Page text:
Today, companies offer their metaverse experiences primarily through closed architecture systems, which means that their software and/or hardware is not compatible with other platforms. And different platforms are often designed for different primary use cases, such as gaming, working, shopping, or socializing. Eventually, however, we expect the most successful metaverse platforms to evolve toward a more open architecture that allows all (or at least many) parties—users, developers, and companies—to participate on equal terms.

For users to participate, they will simply need an entry point, whether it’s a VR set, smartphone, or PC, and an internet connection. When inside the most popular metaverse platform, we expect users to find functioning economies where they can spend or earn currency. Many will view the metaverse as a space for entertainment and leisure – using the digital space to meet with friends, shop, or consume media. These platforms will benefit from network effects, with more users resulting in richer digital experiences, thus attracting more users like family, friends, and acquaintances.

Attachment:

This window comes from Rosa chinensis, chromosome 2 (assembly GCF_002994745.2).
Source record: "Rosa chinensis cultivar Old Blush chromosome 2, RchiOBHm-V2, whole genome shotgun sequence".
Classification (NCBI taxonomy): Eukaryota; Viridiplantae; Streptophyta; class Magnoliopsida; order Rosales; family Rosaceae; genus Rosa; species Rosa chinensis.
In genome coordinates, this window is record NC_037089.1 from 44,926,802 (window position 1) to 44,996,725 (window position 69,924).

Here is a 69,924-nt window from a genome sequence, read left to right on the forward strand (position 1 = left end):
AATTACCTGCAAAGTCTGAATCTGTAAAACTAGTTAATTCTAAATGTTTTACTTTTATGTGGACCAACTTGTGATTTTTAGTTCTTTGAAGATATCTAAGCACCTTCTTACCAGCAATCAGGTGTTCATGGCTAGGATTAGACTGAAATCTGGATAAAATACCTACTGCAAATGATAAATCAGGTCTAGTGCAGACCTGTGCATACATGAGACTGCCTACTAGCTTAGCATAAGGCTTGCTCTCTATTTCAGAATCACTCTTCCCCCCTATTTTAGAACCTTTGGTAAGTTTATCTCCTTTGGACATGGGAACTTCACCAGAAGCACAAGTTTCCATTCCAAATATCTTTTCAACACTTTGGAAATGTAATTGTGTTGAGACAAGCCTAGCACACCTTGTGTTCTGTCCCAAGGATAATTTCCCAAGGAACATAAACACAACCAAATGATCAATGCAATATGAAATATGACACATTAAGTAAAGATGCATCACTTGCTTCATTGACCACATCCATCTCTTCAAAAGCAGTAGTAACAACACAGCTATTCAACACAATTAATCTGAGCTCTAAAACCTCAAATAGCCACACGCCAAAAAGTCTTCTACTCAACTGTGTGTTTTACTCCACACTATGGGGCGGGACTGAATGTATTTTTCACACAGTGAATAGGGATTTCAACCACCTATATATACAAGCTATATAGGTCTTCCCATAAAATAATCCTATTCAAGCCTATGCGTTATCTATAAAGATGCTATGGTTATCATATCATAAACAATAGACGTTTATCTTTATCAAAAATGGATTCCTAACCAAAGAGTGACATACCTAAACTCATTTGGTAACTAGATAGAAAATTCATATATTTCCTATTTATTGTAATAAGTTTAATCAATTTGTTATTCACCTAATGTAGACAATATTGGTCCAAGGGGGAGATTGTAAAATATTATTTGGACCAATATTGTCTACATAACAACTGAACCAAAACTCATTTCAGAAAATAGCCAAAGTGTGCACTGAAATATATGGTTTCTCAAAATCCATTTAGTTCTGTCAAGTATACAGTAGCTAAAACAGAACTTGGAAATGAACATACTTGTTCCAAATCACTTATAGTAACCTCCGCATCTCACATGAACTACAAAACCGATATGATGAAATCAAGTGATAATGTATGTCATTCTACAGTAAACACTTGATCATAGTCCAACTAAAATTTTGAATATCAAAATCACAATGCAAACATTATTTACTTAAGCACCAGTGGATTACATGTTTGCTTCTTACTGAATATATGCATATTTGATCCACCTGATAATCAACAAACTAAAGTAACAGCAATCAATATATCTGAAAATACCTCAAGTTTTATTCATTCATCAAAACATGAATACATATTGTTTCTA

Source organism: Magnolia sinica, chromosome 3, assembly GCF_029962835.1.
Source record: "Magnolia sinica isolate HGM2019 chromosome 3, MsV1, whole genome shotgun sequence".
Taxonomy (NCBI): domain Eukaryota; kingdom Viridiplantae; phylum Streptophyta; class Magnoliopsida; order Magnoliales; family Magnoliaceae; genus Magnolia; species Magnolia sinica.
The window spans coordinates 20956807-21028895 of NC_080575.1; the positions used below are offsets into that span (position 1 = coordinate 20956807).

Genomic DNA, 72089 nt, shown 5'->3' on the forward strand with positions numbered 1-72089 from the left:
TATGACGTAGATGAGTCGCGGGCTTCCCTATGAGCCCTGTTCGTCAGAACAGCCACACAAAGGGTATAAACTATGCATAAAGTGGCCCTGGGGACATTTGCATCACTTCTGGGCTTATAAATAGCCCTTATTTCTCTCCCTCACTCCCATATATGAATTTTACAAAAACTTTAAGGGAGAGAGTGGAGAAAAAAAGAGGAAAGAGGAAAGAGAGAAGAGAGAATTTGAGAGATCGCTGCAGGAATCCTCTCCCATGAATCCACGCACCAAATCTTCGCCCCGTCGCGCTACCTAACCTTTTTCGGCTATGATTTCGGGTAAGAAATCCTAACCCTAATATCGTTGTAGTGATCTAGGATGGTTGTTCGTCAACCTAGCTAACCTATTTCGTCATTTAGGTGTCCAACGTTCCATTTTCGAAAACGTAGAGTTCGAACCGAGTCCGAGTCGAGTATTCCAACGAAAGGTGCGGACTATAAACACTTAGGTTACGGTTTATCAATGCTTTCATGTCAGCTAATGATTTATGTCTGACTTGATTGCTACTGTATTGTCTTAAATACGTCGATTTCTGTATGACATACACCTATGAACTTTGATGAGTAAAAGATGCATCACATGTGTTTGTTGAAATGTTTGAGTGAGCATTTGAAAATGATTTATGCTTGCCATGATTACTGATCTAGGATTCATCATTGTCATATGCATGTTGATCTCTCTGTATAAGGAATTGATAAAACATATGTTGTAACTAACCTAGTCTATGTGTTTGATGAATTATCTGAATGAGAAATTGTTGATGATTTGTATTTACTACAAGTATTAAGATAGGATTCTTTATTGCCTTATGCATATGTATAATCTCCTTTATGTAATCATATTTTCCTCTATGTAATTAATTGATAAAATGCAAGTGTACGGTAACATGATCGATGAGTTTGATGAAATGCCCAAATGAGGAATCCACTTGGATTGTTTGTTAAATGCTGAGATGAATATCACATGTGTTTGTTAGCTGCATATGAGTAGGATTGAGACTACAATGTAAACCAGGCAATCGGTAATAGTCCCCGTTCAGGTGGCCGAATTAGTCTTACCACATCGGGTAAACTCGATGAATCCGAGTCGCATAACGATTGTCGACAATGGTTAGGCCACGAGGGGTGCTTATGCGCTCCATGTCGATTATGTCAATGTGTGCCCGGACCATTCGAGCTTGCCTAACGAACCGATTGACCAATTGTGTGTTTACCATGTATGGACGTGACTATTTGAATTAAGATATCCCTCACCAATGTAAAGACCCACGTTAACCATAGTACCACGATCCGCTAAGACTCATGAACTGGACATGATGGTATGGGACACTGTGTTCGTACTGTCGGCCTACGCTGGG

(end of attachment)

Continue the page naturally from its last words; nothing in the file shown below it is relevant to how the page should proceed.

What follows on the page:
But equally important to a successful and thriving metaverse will be fostering a community that values the contributions of developers and creators who build the goods and experiences for the majority of users to enjoy. For these developers, the metaverse will be their place of work, whether they are designing a new game, digital items, or entire virtual worlds.

A truly open metaverse can be a decentralized virtual reality platform powered by blockchain technology. Such a concept already exists today with Decentraland, which is built on the Ethereum blockchain, giving community members the chance to create, experience, and monetize content and applications. Unlike other virtual worlds and social networks, no single agent has the power to modify the rules of Decentraland’s software, land, or the economics of its currency.5 Community members can buy, develop, and sell land, which, like in the real world, is finite, making it more valuable.

The Metaverse Is a Trillion-Dollar Opportunity

We expect the metaverse to create wide-ranging revenue opportunities across multiple verticals, particularly for those companies that develop virtual platforms and their components, semiconductors and chips that render ultrarealistic graphics, and the related software.